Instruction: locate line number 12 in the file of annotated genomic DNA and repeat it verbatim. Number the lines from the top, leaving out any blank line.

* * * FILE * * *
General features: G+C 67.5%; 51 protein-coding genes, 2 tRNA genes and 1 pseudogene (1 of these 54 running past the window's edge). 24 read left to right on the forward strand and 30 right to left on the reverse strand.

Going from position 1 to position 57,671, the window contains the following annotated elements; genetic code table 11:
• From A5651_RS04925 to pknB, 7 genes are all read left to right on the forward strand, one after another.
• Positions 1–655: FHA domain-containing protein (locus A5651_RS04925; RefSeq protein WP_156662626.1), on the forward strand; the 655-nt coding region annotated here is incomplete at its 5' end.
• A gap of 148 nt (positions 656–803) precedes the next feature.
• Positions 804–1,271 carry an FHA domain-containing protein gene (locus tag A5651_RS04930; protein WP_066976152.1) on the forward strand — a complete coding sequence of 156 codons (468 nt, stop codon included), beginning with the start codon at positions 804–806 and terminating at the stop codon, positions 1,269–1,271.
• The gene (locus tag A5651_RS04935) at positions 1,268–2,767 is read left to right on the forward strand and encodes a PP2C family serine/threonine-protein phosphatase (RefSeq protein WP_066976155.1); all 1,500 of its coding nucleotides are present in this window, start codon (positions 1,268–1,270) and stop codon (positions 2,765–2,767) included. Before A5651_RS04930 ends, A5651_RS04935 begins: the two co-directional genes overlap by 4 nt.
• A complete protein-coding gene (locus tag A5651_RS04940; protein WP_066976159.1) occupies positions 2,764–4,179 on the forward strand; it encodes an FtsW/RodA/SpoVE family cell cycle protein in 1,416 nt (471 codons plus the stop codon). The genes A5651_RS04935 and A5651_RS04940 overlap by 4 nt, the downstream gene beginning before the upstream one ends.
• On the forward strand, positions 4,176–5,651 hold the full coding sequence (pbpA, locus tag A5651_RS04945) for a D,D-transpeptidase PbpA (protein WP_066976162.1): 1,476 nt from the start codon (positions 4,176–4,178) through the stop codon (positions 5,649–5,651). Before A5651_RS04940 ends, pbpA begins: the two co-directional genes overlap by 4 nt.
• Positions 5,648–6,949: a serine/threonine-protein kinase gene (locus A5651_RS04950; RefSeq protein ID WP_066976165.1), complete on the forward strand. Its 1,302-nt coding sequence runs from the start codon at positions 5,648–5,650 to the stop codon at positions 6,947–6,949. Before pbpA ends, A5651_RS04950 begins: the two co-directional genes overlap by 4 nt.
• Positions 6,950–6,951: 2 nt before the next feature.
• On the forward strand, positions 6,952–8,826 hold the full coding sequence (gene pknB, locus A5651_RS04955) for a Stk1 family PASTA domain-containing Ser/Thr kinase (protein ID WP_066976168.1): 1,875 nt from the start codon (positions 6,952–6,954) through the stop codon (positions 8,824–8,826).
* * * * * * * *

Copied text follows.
• On the forward strand, positions 6,952–8,826 hold the full coding sequence (gene pknB, locus A5651_RS04955) for a Stk1 family PASTA domain-containing Ser/Thr kinase (protein ID WP_066976168.1): 1,875 nt from the start codon (positions 6,952–6,954) through the stop codon (positions 8,824–8,826).